This time around, we’ll take a look at the upgraded search functionality of the Google Tag Manager user interface, which makes search an actually useful tool. In addition to this, we’ll take a look at one of the most requested features in the history of Google Tag Manager, which we finally have access to: bulk actions!
Both are relatively small updates compared to what’s been coming into Google Tag Manager over the past year or so, but that doesn’t diminish their importance one bit.
NEW: Bulk actions
One of the pain points of the Google Tag Manager UI has been the lack of bulk actions. If you wanted to delete multiple tags, you had to open each tag separately and then click to delete them.
With bulk actions, this process has improved quite a bit. Take a look:
|Asset||Bulk actions available|
|Tags||Pause/unpause, Move to Folder, Delete|
|Triggers||Move to Folder, Delete|
|Variables||Move to Folder, Delete|
|Clients||Move to Folder, Delete|
If you try to delete an item that has references, such as a variable that is referenced from a tag, you will see a warning:
It takes a few clicks, but to proceed you basically have to remove all references to the item before retrying the deletion. Easiest way is to open the item itself (by e.g. clicking its name in the overlay), and then clicking through the links in the References to this <type> section. Remove the links, save everything, and then retry deletion.
Yes, the workflow could be a bit smoother.
Also, I would love to see the Abandon Changes option as a bulk action, allowing you to roll back changes in bulk, especially in the Overview screen of GTM (where no bulk actions are currently available).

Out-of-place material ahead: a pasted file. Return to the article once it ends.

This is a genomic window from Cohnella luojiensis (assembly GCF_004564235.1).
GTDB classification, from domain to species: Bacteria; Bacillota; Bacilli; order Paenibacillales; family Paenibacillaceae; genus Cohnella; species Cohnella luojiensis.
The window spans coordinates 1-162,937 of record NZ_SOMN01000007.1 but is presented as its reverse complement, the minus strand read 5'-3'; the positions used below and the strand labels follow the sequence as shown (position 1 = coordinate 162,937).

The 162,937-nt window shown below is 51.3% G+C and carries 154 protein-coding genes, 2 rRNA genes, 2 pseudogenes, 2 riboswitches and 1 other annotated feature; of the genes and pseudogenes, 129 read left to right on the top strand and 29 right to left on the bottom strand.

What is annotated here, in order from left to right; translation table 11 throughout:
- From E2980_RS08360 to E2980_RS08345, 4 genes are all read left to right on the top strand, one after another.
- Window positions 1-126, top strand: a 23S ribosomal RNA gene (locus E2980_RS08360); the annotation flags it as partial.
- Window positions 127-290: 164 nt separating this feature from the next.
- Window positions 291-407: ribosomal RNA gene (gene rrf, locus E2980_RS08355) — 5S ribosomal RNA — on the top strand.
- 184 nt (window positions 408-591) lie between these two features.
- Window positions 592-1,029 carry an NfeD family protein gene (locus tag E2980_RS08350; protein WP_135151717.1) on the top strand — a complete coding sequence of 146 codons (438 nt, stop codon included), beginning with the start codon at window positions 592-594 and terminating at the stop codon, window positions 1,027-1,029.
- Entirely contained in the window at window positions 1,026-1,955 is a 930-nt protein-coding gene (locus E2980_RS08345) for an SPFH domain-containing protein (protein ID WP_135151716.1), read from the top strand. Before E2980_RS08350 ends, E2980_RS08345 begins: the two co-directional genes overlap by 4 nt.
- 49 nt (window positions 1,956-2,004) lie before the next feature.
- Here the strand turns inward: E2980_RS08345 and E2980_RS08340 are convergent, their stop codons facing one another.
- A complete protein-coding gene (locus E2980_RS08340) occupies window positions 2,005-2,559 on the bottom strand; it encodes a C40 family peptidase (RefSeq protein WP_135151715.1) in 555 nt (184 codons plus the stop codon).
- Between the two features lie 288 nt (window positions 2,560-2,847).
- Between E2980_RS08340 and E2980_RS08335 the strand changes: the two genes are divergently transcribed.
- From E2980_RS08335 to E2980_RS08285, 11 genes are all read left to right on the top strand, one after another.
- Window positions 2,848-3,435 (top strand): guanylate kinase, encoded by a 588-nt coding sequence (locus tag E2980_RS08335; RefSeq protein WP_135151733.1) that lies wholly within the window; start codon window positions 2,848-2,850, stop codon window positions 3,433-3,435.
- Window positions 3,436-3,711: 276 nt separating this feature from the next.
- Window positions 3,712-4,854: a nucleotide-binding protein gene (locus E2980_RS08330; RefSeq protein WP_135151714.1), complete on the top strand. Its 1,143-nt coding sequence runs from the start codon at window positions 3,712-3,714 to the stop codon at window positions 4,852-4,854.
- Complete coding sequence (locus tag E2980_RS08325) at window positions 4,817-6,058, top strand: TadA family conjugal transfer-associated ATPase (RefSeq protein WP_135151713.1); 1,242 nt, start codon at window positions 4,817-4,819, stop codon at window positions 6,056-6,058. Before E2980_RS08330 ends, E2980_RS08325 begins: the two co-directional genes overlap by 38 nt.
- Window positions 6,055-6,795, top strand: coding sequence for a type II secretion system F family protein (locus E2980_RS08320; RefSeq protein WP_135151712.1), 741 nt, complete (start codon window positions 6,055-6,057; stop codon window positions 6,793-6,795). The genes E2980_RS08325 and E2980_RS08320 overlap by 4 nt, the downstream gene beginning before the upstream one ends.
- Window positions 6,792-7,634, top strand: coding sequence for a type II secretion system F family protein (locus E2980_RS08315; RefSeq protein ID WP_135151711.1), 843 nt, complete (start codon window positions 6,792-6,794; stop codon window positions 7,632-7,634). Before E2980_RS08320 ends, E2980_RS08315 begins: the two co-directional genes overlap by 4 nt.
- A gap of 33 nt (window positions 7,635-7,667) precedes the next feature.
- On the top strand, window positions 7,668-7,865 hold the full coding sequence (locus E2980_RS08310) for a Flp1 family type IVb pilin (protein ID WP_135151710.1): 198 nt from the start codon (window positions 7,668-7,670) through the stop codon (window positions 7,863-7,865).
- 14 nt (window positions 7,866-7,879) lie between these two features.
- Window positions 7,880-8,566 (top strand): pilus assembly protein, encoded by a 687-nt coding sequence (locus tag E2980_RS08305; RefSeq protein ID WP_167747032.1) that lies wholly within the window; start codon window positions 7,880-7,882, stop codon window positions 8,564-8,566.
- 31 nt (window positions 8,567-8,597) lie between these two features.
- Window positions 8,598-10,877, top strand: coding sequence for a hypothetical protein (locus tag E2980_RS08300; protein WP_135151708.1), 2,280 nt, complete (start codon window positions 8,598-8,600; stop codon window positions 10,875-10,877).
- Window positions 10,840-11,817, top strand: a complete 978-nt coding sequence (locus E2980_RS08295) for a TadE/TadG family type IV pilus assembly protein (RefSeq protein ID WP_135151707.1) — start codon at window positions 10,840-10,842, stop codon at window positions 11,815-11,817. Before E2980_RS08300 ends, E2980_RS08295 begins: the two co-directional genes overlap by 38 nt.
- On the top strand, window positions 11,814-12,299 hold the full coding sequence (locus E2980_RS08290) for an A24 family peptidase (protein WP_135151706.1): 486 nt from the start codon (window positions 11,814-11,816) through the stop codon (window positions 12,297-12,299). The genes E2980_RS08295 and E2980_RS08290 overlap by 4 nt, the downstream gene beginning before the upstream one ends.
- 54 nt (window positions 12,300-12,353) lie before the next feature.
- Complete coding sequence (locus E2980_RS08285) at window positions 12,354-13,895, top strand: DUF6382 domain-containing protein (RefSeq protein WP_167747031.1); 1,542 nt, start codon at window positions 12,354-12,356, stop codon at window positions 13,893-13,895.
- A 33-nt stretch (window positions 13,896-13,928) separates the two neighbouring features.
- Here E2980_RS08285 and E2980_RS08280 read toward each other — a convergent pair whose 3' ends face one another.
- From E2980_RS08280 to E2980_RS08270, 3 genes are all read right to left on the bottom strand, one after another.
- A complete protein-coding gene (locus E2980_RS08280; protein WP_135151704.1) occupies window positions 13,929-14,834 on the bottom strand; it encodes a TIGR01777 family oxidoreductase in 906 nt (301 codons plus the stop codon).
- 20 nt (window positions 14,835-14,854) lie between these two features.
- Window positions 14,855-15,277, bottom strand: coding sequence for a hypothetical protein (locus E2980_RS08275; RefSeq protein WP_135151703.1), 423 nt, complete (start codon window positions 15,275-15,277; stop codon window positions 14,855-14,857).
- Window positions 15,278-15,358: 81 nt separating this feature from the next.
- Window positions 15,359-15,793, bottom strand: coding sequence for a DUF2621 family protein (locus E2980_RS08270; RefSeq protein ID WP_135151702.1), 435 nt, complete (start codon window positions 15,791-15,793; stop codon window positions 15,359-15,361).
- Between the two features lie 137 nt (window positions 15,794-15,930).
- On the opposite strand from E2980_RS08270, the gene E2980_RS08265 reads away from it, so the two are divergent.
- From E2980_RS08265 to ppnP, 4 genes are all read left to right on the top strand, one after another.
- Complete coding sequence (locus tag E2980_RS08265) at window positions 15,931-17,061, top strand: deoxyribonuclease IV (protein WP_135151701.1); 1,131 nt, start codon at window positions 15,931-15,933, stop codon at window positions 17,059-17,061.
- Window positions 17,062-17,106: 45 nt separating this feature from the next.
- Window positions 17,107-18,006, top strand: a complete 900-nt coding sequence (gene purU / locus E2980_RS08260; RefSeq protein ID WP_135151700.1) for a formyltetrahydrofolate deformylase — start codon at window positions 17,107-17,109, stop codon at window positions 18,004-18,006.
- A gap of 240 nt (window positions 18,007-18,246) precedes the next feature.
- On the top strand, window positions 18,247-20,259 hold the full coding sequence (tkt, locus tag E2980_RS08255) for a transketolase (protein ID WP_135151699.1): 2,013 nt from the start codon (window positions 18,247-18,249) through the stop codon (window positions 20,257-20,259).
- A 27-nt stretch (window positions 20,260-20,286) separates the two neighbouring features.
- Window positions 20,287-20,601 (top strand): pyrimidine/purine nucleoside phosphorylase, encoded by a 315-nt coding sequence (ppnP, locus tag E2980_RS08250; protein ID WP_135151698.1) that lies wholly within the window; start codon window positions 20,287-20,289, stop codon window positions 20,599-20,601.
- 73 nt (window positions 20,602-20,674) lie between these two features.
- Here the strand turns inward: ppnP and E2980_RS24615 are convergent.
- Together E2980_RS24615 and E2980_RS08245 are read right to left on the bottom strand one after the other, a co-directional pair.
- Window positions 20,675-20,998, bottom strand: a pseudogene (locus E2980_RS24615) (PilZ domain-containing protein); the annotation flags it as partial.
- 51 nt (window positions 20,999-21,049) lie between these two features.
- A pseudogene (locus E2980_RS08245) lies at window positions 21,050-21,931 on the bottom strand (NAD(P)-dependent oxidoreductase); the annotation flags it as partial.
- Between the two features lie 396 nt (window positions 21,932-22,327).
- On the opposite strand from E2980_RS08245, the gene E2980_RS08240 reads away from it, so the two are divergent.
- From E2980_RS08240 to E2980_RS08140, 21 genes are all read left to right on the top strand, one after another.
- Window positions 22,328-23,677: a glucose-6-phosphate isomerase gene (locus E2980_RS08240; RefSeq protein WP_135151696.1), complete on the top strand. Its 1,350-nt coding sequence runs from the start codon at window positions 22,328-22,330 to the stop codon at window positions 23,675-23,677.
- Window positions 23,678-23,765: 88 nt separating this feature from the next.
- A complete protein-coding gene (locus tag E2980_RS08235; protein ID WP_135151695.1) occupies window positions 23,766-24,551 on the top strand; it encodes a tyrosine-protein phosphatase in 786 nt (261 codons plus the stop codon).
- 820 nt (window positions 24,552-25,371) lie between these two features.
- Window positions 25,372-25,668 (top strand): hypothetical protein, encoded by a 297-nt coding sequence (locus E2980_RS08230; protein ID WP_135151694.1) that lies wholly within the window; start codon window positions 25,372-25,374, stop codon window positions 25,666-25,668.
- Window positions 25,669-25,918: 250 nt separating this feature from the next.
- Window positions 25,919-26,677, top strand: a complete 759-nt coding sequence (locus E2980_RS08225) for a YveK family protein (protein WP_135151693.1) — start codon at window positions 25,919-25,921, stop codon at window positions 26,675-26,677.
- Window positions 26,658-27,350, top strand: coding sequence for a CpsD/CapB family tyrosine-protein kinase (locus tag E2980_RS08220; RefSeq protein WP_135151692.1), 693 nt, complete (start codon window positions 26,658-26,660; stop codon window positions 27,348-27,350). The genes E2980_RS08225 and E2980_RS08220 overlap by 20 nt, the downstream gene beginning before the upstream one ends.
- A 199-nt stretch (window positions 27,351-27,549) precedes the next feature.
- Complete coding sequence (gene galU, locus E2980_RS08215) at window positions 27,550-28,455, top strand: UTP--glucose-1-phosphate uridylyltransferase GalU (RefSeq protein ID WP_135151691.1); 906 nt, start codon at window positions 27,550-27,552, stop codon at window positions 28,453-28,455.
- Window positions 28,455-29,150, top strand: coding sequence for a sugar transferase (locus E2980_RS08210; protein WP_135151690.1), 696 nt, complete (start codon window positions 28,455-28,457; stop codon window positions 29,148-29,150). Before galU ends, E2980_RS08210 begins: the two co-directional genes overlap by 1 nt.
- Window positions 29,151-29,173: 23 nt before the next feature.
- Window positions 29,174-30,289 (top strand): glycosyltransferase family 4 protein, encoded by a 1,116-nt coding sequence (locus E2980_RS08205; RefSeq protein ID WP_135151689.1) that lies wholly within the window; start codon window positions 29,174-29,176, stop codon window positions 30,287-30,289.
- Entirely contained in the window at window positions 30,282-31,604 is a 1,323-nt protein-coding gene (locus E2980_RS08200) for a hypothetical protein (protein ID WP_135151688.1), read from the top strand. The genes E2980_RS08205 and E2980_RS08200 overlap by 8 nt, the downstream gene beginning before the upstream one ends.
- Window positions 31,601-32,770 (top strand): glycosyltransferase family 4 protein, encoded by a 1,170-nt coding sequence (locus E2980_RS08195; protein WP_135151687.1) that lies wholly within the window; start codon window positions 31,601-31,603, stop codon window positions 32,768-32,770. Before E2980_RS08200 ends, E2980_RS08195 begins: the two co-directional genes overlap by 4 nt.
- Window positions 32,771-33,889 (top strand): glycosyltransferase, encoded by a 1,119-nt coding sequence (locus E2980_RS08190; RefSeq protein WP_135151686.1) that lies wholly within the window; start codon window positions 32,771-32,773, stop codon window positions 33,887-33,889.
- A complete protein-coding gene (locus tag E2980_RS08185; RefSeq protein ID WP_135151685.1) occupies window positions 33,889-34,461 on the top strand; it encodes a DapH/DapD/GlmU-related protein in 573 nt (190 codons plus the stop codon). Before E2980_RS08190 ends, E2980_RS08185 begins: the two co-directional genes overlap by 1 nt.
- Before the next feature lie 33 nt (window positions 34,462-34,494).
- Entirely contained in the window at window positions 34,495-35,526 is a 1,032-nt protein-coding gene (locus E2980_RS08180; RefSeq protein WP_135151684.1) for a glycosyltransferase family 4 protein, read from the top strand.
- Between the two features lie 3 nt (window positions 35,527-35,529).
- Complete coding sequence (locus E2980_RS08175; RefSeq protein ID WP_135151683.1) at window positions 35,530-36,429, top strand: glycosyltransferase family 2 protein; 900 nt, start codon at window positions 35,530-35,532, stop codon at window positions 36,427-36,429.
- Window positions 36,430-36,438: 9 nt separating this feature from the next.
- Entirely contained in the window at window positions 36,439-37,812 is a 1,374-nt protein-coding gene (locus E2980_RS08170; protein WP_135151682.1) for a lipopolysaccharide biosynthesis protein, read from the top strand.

All in all, a very welcome addition to Google Tag Manager’s user interface.
NEW: Advanced search
Until now, the “search” functionality in GTM has been limited to searching by item name and/or type and filtering tables by the available columns, like this:
Well, we finally have a proper search feature, which digs into the actual settings and fields in the items as well, rather than just the metadata.
For example, in the image above I’ve searched all references to
customTask within the container. I get four results:
GAS - Local settings- a Google Analytics Settings variable that has a set field named
UA - Page View- a tag where a field named
UA - Page View - SGTM- a tag where a field name
As you can see, not only does the search look at the metadata (name, type), it also drills into the actual fields and settings the user has configured!
console returns this result:
That particular Custom HTML tag utilizes the
With templates, the search can also drill down to template name and description, as well as any field names in the template.
Nothing pleases me more than to see such a huge and popular tool like Google Tag Manager get these small, incremental improvements that directly address pain points and pet peeves of the community.
It must be difficult to prioritize these smaller updates, especially since there’s a pull to work on the larger and more impactful stuff.
Remember to use the Send Feedback feature in the Google Tag Manager user interface (you can find it in the overflow menu in the top right corner of the page) if you have feature requests. The feedback is monitored by the team and is likely used to prioritize the feature backlog as well.